VAR-IABLE-LEVERAGE GEARING.
Specification of Letters Patent.
Patented Feb. 14., 1922..
Application filed January 2, 1920. Serial No. 348,952.
To all whom it may concern:
Be it known that I, FRANK V. ELBERTZ, a citizen of the United States of America, residing at Kokomo,-in the county of Howard and State of Indiana, have invented certain new and useful Improvements in Variable-Leverage Gearing, of which the following is a specification, reference being had therein to the accompanying drawings.
The invention relates to gearing more particularly designed for use in differential earing for vehicle axles and for similar iises, and it is the object of the invention to maintain an operative construction where the traction of the two wheels is unequal. To this end, the invention comprises the novel construction of variable leverage gearing as hereinafter set forth.
In the drawings:
Figure 1 is a longitudinal section through my improved differential of a design for a rear axle;
Figure 2 is a cross section thereof;
Figures 3, 4 and 5 are diagrammatic views showing the variable leverage gears in successive positions of adjustment.
As usually constructed, differential gearings are provided with ear trains of equal ratios between the driving and the driven 80 members. Thus, under normal conditions the power is divided equally between the two driven members, but with provision permitting unequal speeds of rotation. Where traction is lost by one of the driven wheels,
or where its tractive resistance is considerably less than that of the other wheel, the device is usually rendered inoperative, the one wheel spinning while the other remains stationary. With my improved construction such a result is avoided by automatically varying the leverage or gear ratios. This variation is such that the power transmitted to the two traction wheels is alternately increased to the one and diminished to the other, this being eriodically reversed, and
preferably a plurality of times in each revolution of the tractor wheel. Thus if the tractive resistance of one wheel is diminished, there will be periodically a greater amount of the power transmitted to the other wheel. This will usually be sufficient to maintain operativeness of the device until the tractive resistance is again equalized.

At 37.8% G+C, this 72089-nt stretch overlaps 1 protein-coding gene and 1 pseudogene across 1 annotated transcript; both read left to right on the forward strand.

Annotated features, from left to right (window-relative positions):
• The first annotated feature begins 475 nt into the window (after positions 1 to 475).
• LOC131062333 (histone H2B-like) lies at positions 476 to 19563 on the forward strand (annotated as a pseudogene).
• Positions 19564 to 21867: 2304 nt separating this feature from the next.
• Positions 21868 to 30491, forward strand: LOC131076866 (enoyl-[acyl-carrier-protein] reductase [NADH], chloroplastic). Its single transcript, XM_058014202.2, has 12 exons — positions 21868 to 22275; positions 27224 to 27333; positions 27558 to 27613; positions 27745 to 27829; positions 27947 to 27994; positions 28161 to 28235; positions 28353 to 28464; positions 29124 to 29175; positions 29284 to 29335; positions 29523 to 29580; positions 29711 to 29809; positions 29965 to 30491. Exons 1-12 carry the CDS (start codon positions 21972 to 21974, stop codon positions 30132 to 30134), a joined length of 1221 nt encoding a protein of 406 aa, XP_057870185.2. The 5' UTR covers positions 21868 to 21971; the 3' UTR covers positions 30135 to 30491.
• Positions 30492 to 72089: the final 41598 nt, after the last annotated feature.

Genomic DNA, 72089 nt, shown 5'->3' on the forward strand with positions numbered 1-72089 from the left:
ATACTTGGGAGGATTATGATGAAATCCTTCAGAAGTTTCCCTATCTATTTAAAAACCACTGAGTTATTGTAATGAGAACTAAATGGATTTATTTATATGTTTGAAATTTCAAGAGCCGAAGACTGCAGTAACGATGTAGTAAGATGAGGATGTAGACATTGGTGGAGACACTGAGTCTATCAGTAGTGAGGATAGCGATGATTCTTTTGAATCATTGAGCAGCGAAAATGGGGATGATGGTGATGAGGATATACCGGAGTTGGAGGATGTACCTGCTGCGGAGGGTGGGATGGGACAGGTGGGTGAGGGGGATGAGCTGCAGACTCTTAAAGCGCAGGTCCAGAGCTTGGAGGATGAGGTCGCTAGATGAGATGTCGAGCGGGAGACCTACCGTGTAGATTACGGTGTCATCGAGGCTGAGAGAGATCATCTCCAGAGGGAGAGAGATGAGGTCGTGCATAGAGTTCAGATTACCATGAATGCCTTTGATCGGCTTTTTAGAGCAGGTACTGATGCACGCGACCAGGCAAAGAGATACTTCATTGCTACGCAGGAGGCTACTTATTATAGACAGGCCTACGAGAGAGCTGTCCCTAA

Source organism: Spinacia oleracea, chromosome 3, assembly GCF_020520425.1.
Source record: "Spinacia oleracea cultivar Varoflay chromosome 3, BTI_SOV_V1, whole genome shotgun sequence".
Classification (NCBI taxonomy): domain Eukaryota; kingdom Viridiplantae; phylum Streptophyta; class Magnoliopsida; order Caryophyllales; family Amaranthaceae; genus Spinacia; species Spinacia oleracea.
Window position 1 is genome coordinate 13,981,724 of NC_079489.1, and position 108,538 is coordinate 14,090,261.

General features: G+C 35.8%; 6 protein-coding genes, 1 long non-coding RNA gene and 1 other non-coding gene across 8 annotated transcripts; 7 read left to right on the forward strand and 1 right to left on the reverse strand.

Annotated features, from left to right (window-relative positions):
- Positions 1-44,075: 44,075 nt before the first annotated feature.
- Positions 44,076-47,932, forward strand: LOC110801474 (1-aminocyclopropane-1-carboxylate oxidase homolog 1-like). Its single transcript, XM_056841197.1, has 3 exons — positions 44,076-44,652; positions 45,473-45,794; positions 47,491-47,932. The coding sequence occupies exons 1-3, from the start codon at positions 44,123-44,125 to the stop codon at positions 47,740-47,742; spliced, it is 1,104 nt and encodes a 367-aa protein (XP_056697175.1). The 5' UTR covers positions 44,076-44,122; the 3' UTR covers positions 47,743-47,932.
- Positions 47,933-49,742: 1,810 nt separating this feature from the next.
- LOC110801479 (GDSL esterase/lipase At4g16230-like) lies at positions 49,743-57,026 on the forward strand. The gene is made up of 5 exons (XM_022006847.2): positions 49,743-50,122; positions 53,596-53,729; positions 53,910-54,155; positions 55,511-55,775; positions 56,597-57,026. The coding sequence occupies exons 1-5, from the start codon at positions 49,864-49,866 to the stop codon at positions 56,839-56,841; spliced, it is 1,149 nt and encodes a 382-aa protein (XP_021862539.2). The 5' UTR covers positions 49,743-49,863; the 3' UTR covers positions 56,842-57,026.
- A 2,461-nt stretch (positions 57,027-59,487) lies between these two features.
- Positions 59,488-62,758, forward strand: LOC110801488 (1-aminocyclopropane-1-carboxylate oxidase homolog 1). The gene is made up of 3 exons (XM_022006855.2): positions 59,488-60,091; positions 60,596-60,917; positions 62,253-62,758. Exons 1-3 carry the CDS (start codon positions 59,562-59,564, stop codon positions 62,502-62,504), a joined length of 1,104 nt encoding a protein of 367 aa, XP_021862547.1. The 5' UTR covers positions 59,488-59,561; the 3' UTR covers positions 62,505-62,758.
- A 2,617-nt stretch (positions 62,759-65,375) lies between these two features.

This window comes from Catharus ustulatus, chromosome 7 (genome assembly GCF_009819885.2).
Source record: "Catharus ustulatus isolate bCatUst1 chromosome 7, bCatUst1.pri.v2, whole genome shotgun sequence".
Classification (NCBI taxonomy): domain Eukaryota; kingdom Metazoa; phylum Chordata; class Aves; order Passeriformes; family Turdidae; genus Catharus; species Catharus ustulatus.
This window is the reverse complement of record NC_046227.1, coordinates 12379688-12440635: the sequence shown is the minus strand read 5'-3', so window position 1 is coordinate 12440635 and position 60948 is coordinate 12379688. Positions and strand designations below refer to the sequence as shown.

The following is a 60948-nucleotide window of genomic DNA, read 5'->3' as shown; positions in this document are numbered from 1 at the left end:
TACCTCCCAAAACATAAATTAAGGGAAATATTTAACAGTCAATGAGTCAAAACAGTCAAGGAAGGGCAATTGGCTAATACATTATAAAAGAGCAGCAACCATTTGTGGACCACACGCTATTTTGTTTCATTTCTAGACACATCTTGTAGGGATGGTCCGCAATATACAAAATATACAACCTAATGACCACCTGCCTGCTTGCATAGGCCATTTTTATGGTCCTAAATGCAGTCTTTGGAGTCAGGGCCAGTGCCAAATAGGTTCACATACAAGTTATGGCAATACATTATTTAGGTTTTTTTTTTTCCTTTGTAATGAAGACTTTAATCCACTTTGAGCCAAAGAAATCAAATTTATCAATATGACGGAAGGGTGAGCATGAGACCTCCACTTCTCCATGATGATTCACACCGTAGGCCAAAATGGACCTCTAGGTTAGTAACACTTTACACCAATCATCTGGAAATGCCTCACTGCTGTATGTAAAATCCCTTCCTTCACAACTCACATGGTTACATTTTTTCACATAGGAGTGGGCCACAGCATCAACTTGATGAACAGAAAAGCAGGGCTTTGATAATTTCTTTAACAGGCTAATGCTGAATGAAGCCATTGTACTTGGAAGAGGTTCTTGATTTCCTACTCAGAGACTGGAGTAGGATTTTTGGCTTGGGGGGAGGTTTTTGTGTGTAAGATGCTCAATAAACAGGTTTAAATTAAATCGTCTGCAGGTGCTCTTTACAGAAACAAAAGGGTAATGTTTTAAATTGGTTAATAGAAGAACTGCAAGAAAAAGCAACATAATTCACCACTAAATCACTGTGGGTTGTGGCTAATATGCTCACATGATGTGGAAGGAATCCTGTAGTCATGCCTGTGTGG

My improved construction is applicable to various types of differential gearin as well as to other mechanisms, but I all specifically describe it as applied to differential gearing for the drive axle of a motor vehicle. As shown, A is the rotary driving member arranged concentric with the axle and deriving its power from any suitable driving mechanism (not shown). B and B are the two driven axle shafts, each of which is keyed, or otherwise connected, to a head C having a laterally extendin flange D with an internal ear face The flanges D extend oppositely, but are spaced from each other to provide clearance for an intermediate rotary member F which is coupled with the member A. The member F is centrally bifurcated and is rovided in the furcations thereof with bearings G radially equi-distant from the shafts B and B and receiving journal pins H. Upon these pins are journaled rotary members 1 having pinions J which are in mesh respectively with the internal gears E of the flanges D. The members I are further provided with intermeshing gears K which are so constructed as to periodically va the leverage during the rotation thereof. referably these gears have teeth and of such depth as to effect a considerable change in leverage ratio between the innerand outer ends of said teeth. Thus, as shown, the ratio is at one extreme two to one and at the other extreme one to two, or a total variation of one to four.